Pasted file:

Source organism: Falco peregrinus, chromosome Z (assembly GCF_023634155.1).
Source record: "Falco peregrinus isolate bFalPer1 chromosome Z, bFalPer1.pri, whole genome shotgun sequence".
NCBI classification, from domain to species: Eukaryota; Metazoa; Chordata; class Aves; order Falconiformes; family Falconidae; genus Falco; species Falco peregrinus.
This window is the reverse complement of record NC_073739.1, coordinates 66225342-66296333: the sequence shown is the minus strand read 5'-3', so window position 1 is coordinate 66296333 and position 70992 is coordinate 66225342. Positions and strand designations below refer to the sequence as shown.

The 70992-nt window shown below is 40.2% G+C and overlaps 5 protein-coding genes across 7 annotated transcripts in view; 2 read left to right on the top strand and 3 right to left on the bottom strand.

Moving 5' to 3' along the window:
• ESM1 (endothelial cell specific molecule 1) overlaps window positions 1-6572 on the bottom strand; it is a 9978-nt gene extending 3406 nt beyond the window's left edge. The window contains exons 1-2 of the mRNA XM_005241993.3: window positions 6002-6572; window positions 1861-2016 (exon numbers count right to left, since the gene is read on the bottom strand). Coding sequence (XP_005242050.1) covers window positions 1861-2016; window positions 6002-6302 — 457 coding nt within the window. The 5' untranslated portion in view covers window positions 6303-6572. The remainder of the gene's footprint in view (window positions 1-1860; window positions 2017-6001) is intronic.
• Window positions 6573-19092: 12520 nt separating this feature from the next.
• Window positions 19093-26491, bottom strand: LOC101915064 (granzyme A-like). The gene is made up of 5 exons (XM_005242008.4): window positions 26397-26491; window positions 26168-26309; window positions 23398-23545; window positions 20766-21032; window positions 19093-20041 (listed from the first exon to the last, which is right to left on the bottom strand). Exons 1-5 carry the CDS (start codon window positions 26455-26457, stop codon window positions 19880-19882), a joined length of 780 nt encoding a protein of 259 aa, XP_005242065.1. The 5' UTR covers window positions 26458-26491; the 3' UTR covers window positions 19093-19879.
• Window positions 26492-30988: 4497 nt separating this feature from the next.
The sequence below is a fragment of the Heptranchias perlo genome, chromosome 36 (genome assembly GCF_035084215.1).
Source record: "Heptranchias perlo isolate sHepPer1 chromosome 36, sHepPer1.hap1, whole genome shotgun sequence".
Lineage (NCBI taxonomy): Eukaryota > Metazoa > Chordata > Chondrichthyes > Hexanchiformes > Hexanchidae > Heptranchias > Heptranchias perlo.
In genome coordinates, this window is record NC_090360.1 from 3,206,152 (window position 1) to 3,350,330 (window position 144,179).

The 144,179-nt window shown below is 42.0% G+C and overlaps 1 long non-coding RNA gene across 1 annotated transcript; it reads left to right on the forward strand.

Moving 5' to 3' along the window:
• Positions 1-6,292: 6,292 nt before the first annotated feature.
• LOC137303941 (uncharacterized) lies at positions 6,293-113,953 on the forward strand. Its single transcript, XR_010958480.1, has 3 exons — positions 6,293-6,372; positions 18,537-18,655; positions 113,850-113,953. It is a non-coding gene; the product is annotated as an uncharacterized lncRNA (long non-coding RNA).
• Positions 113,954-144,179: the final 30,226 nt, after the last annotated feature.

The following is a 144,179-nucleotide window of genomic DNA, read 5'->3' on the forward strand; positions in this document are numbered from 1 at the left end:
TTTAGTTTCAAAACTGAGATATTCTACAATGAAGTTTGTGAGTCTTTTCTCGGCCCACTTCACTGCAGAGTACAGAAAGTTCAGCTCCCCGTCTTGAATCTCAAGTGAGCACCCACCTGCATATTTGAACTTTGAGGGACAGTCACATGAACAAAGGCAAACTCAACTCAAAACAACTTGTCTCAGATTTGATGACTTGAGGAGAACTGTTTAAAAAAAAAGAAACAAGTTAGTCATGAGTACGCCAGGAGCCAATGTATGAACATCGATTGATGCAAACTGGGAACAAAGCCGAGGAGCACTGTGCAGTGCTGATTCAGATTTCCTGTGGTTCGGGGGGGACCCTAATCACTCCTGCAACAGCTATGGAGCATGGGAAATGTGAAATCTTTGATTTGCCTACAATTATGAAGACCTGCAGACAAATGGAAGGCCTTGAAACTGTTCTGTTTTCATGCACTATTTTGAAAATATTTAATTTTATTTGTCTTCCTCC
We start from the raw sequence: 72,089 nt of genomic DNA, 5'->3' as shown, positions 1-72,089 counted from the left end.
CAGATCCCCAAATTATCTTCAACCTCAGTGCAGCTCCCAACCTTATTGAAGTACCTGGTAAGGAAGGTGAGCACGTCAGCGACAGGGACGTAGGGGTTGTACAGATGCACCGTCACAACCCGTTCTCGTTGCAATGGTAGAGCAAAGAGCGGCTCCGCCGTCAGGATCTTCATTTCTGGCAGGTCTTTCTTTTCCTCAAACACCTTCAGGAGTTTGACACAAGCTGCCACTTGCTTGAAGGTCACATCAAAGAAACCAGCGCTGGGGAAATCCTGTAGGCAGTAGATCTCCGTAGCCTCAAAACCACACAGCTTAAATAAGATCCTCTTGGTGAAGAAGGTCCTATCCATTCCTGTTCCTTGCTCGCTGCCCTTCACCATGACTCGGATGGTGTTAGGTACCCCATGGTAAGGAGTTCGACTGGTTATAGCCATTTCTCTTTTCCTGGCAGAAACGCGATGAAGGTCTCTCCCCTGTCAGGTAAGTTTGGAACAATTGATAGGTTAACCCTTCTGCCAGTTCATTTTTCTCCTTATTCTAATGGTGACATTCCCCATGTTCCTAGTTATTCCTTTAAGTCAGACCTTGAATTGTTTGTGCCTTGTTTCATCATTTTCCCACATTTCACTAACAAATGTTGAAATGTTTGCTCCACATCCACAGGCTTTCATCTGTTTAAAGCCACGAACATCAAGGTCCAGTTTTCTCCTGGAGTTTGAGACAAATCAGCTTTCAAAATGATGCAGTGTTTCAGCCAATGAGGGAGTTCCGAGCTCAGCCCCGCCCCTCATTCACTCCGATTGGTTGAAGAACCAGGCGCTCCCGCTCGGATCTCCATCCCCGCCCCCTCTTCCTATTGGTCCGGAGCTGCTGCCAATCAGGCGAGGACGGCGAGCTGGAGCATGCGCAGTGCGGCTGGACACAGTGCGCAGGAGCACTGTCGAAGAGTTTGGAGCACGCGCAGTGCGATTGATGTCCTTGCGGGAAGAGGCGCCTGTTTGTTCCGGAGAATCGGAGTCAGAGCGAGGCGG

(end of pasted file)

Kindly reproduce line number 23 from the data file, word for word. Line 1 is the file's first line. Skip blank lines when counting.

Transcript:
CAGATCCCCAAATTATCTTCAACCTCAGTGCAGCTCCCAACCTTATTGAAGTACCTGGTAAGGAAGGTGAGCACGTCAGCGACAGGGACGTAGGGGTTGTACAGATGCACCGTCACAACCCGTTCTCGTTGCAATGGTAGAGCAAAGAGCGGCTCCGCCGTCAGGATCTTCATTTCTGGCAGGTCTTTCTTTTCCTCAAACACCTTCAGGAGTTTGACACAAGCTGCCACTTGCTTGAAGGTCACATCAAAGAAACCAGCGCTGGGGAAATCCTGTAGGCAGTAGATCTCCGTAGCCTCAAAACCACACAGCTTAAATAAGATCCTCTTGGTGAAGAAGGTCCTATCCATTCCTGTTCCTTGCTCGCTGCCCTTCACCATGACTCGGATGGTGTTAGGTACCCCATGGTAAGGAGTTCGACTGGTTATAGCCATTTCTCTTTTCCTGGCAGAAACGCGATGAAGGTCTCTCCCCTGTCAGGTAAGTTTGGAACAATTGATAGGTTAACCCTTCTGCCAGTTCATTTTTCTCCTTATTCTAATGGTGACATTCCCCATGTTCCTAGTTATTCCTTTAAGTCAGACCTTGAATTGTTTGTGCCTTGTTTCATCATTTTCCCACATTTCACTAACAAATGTTGAAATGTTTGCTCCACATCCACAGGCTTTCATCTGTTTAAAGCCACGAACATCAAGGTCCAGTTTTCTCCTGGAGTTTGAGACAAATCAGCTTTCAAAATGATGCAGTGTTTCAGCCAATGAGGGAGTTCCGAGCTCAGCCCCGCCCCTCATTCACTCCGATTGGTTGAAGAACCAGGCGCTCCCGCTCGGATCTCCATCCCCGCCCCCTCTTCCTATTGGTCCGGAGCTGCTGCCAATCAGGCGAGGACGGCGAGCTGGAGCATGCGCAGTGCGGCTGGACACAGTGCGCAGGAGCACTGTCGAAGAGTTTGGAGCACGCGCAGTGCGATTGATGTCCTTGCGGGAAGAGGCGCCTGTTTGTTCCGGAGAATCGGAGTCAGAGCGAGGCGG